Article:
- Jeremy Woodard and Andre Ward of Rock of Ages sit down for Ensemble Watch
- The Scottsboro Boys offers discounted tickets to its first preview performance
- Trust is difficult to rush, but there is still a discount to be had
- Broadway grosses
Are you a fan (or a groupie?) of Jeremy Woodard and Andre Ward from Rock of Ages, Rushers? Did any of their backstage stories surprise you, like the cable TV story surprised me? Did you snap up one of the $19.31 tickets to The Scottsboro Boys? Have you seen Trust? Did you manage to rush it? Leave your thoughts and questions in the comments below, and don’t forget to watch Part 2 of Ensemble Watch: Rock of Ages early next week.
- Bloody Bloody Andrew Jackson offers $20 tickets for first preview
- A week of strange plays: Pope: The Musical, Abraham Lincoln’s Big Gay Dance Party, and Jurassic Parq: The Broadway Musical
- Broadway grosses
Did you snap up a discount ticket to Bloody Bloody Andrew Jackson’s fist preview, Rushers? Were you surprised and elated (like me) when the Public staff gave out free merchandise? How many Fringe shows have you caught? Did you see Pope or Jurassic Parq? Leave your questions and thoughts in the comments!
The Vatican has never seemed cooler (or more suburban) than it does in Pope: The Musical, currently playing as part of the FringeNYC festival. In typical nudge-nudge off-off-Broadway musical fashion, this silly show features a nerdy American eighth grader who dreams of one day leading all of Catholicism, instead of a rock band. Of course in this show, the two occupations sort of look the same.
On the precipice of entering high school, Pope (yes, that’s his name) bashfully avoids the affection of his adoring female friend while his classmates swoon over summer and the opposite sex. Pope has his eye on his heavenly prize, and about five minutes into the show, he gets it. Yet his cheerful reign, in which he gives sermons comparing humanity to delicious treats like blueberry muffins, is interrupted when an evil archbishop (Scott Hart) plants a false story in the news that the squeaky-clean Pope has had a tawdry affair. His congregation excommunicates Pope, and he sets out on a guilt-ridden journey that gains him loyalists dedicated to helping him reclaim his holy throne.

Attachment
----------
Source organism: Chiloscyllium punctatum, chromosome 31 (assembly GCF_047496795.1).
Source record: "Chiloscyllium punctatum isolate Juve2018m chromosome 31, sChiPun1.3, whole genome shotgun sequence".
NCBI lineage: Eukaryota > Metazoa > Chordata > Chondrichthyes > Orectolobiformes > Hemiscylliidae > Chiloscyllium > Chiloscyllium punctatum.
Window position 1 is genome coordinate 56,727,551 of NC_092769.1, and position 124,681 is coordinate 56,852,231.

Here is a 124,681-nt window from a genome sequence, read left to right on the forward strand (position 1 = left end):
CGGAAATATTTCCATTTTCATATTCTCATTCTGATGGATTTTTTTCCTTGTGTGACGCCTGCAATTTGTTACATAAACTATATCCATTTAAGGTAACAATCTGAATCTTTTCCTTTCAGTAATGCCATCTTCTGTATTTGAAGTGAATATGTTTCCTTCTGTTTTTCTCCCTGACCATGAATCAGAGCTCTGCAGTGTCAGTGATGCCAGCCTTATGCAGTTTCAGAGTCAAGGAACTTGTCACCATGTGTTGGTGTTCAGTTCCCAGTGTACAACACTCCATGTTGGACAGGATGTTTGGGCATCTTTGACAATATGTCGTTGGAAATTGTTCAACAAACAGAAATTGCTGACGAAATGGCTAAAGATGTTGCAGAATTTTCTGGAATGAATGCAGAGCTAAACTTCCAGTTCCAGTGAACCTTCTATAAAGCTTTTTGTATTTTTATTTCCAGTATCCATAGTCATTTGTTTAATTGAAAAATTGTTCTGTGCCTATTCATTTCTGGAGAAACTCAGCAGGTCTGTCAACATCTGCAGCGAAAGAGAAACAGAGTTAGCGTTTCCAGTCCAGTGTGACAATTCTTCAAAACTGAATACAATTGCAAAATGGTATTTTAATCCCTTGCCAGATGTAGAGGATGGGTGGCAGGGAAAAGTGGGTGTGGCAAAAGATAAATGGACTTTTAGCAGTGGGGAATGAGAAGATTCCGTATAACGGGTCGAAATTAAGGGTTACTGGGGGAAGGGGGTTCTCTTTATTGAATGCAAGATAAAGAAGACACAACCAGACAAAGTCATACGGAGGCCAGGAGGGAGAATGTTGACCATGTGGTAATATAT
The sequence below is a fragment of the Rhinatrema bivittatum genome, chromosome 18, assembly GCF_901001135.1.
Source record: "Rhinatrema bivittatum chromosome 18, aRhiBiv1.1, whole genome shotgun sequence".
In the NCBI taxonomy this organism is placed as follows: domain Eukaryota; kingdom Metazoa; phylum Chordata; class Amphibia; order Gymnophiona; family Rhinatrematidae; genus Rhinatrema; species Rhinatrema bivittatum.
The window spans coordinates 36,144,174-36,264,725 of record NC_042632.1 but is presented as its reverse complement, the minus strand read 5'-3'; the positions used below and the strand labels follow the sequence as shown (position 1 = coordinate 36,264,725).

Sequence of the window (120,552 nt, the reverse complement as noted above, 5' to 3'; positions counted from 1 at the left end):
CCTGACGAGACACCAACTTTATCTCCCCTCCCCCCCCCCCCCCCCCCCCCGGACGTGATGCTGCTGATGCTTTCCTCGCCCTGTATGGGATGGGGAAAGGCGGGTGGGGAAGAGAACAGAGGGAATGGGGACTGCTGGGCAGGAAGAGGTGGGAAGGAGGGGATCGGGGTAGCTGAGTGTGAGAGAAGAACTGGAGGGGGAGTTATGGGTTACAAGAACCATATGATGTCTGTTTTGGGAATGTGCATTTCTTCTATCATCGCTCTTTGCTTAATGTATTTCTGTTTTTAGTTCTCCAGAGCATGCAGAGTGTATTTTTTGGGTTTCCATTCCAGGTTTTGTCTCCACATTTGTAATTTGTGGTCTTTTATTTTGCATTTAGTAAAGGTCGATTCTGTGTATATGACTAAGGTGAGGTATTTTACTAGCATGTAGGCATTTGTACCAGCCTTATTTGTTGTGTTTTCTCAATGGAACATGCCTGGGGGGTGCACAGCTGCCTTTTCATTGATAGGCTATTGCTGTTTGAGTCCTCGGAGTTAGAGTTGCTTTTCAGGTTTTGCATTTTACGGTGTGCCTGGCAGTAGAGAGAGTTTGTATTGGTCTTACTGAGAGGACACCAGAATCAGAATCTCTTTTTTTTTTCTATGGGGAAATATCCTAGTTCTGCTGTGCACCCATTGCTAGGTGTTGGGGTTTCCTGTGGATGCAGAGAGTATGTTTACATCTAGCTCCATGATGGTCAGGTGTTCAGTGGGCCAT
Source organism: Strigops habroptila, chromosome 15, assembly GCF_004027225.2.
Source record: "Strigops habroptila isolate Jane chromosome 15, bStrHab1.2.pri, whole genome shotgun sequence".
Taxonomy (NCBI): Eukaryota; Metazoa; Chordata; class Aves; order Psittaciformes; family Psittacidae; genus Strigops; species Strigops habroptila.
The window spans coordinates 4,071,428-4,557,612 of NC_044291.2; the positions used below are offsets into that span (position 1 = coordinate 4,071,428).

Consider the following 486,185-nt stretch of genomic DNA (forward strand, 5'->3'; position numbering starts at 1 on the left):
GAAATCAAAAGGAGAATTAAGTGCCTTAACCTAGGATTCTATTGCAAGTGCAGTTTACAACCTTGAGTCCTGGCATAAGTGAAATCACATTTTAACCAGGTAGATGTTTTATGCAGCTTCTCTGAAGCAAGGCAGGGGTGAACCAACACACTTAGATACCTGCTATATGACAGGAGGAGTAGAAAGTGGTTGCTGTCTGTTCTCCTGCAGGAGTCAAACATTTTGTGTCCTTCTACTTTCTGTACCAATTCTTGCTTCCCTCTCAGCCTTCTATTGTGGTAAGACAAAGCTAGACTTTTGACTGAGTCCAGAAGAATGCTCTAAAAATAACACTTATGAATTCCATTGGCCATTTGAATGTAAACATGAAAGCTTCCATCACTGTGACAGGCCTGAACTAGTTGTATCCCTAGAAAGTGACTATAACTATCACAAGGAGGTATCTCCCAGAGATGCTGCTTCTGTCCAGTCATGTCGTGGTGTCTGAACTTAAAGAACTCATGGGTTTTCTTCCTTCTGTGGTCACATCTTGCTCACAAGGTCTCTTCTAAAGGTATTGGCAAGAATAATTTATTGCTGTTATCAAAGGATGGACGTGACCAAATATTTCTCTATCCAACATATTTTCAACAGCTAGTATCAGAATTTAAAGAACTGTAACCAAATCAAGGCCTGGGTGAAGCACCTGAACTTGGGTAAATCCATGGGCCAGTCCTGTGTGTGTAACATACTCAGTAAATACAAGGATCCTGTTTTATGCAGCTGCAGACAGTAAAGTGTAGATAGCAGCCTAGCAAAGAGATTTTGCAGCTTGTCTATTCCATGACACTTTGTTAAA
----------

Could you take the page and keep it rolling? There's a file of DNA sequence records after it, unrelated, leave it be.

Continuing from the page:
In Pope, the international institution that is the Vatican is shrunk to the size of a suburban American town. The corrupt journalist who corroborates with the plotting archbishop is Pope’s schoolyard bully. The nun that helps him reclaim the papacy is his childhood sweetheart. This factor is what makes Pope quaint and cute. And also thin.
Tackling an institution like the Vatican in a tongue-in-cheek off-off-Broadway musical leaves room for an interwoven message through humor. I was expecting some commentary on any number of the issues that the Vatican has faced in recent years through the show’s absurd humor, much the way Bloody Bloody Andrew Jackson (soon opening in a Broadway transfer) did with American politics. Alas, Pope has nothing to say. Read more
- Striking out at Next to Normal during stars’ final week
- Missing Memphis’s Montego Glover at Broadway in Bryant Park
- Bloody Bloody Andrew Jackson announces Broadway transfer in September
- Broadway grosses
Rushers, what did you think of Brian D’Arcy James as Dan in Next to Normal? Please tell me, since I didn’t see him. What did you think of this week’s Broadway in Bryant Park? Were you disappointed Montego Glover was absent, or were you thrilled to see Danielle Williamson? Are you getting your eyeliner out in anticipation of Bloody Bloody Andrew Jackson’s Broadway transfer in September? Leave all your excitement, woes, and thoughts in the comments!
- Bloody Bloody Andrew Jackson gets EMOtional
- Seeing Anyone Can Whistle from a mile away
- Chicago’s ensemble talks stunt casting
- Broadway grosses: Why American Idiot isn’t a sellout